It doesn't seem that long ago when Marcia McNutt (eponym of the McNutt Maneuver) took her position as chief of the U.S. Geological Survey. But along with the usual bustle of departing political appointees with a new presidential term, her announcement that she will leave as of February 15 strikes me as a bit unusual. Her role has been under-the-radar scientific, although her first year on the job was marked by the Haiti earthquake, the Eyjafjallajökull eruption, the Deepwater Horizon oil blowout (when she personally joined the government's scientific SWAT team) and the Tohoku earthquake and tsunami.
She cited a desire to be closer to her family (in California), but everyone says that. Her boss, Interior Secretary Ken Salazar, had not yet jumped ship, and McNutt enjoyed the historic privilege of being his official science advisor. (Since then, Salazar has announced his departure.)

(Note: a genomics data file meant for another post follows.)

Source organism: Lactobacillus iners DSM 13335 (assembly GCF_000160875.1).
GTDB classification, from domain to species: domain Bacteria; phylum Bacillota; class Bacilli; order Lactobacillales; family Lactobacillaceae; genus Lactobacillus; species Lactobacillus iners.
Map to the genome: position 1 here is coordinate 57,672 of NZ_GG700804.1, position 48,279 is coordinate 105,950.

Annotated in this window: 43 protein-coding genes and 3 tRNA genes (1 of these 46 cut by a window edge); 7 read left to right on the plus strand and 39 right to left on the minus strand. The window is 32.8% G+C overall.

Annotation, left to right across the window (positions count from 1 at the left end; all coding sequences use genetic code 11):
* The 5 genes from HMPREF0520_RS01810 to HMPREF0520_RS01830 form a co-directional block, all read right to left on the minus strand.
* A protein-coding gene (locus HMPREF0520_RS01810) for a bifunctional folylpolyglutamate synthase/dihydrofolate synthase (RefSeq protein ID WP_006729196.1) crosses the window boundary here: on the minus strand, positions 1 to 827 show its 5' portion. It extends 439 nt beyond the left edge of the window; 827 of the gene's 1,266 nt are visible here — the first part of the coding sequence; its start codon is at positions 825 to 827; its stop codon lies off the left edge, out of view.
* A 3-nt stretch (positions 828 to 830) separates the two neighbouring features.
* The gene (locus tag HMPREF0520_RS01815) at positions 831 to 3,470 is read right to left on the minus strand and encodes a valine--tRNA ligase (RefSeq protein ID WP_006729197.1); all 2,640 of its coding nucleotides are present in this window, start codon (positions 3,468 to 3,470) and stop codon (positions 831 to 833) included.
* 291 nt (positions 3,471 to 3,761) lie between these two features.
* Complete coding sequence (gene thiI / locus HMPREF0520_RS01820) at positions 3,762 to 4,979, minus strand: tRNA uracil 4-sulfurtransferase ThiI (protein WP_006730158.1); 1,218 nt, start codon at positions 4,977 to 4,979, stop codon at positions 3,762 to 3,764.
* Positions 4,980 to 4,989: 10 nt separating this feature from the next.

Perhaps one of her reasons is external. The San Diego Reader has an item today suggesting that she may have her eyes on the Scripps Institution of Oceanography, where the current head has unexpectedly retired and a search committee was set up two days ago to look for "a candidate at the full professor level who must be a scholar of distinction with an international reputation" with "a record of effective academic administration and leadership skills beneficial to the mission of Scripps." It seems to me that McNutt, who was head of the Monterey Bay Aquarium Research Institute before going to Washington, would be a shoo-in. UPDATE: McNutt laughed off that idea in an interview published January 16. (Disclosure: I worked at the USGS when McNutt was a young phenom there, like me.)